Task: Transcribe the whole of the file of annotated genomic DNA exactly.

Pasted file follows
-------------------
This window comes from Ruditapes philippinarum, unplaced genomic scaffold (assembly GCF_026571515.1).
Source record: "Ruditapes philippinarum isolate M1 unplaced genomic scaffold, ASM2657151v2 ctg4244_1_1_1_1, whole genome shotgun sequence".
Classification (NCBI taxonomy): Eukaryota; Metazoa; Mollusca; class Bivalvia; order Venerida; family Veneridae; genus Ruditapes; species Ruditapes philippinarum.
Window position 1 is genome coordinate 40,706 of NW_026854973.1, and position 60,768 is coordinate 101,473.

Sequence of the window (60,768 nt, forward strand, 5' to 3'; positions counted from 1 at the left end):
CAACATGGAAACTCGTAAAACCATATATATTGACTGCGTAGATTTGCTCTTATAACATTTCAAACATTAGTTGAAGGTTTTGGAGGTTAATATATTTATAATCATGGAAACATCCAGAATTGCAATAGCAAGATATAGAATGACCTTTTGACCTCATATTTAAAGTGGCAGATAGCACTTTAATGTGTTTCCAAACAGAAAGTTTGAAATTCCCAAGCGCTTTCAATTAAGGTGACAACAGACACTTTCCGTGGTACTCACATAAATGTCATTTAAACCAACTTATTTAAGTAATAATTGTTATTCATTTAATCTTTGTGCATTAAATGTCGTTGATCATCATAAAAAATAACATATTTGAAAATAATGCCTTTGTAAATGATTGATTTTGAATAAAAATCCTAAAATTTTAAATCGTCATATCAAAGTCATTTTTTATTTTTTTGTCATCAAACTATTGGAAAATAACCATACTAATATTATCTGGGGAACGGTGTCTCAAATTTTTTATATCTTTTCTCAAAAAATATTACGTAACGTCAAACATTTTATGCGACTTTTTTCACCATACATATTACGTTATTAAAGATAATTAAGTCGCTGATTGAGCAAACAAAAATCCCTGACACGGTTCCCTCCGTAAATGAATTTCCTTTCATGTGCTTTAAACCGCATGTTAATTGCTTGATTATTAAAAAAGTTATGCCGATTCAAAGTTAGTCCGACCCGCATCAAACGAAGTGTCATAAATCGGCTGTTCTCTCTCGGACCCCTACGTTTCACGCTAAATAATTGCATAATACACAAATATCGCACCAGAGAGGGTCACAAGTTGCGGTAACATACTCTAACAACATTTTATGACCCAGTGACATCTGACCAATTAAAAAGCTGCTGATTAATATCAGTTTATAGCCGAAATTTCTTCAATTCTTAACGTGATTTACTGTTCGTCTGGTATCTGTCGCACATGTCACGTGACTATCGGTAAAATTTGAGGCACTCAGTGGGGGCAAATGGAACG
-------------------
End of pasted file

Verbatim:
This window comes from Ruditapes philippinarum, unplaced genomic scaffold (assembly GCF_026571515.1).
Source record: "Ruditapes philippinarum isolate M1 unplaced genomic scaffold, ASM2657151v2 ctg4244_1_1_1_1, whole genome shotgun sequence".
Classification (NCBI taxonomy): Eukaryota; Metazoa; Mollusca; class Bivalvia; order Venerida; family Veneridae; genus Ruditapes; species Ruditapes philippinarum.
Window position 1 is genome coordinate 40,706 of NW_026854973.1, and position 60,768 is coordinate 101,473.

Sequence of the window (60,768 nt, forward strand, 5' to 3'; positions counted from 1 at the left end):
CAACATGGAAACTCGTAAAACCATATATATTGACTGCGTAGATTTGCTCTTATAACATTTCAAACATTAGTTGAAGGTTTTGGAGGTTAATATATTTATAATCATGGAAACATCCAGAATTGCAATAGCAAGATATAGAATGACCTTTTGACCTCATATTTAAAGTGGCAGATAGCACTTTAATGTGTTTCCAAACAGAAAGTTTGAAATTCCCAAGCGCTTTCAATTAAGGTGACAACAGACACTTTCCGTGGTACTCACATAAATGTCATTTAAACCAACTTATTTAAGTAATAATTGTTATTCATTTAATCTTTGTGCATTAAATGTCGTTGATCATCATAAAAAATAACATATTTGAAAATAATGCCTTTGTAAATGATTGATTTTGAATAAAAATCCTAAAATTTTAAATCGTCATATCAAAGTCATTTTTTATTTTTTTGTCATCAAACTATTGGAAAATAACCATACTAATATTATCTGGGGAACGGTGTCTCAAATTTTTTATATCTTTTCTCAAAAAATATTACGTAACGTCAAACATTTTATGCGACTTTTTTCACCATACATATTACGTTATTAAAGATAATTAAGTCGCTGATTGAGCAAACAAAAATCCCTGACACGGTTCCCTCCGTAAATGAATTTCCTTTCATGTGCTTTAAACCGCATGTTAATTGCTTGATTATTAAAAAAGTTATGCCGATTCAAAGTTAGTCCGACCCGCATCAAACGAAGTGTCATAAATCGGCTGTTCTCTCTCGGACCCCTACGTTTCACGCTAAATAATTGCATAATACACAAATATCGCACCAGAGAGGGTCACAAGTTGCGGTAACATACTCTAACAACATTTTATGACCCAGTGACATCTGACCAATTAAAAAGCTGCTGATTAATATCAGTTTATAGCCGAAATTTCTTCAATTCTTAACGTGATTTACTGTTCGTCTGGTATCTGTCGCACATGTCACGTGACTATCGGTAAAATTTGAGGCACTCAGTGGGGGCAAATGGAACG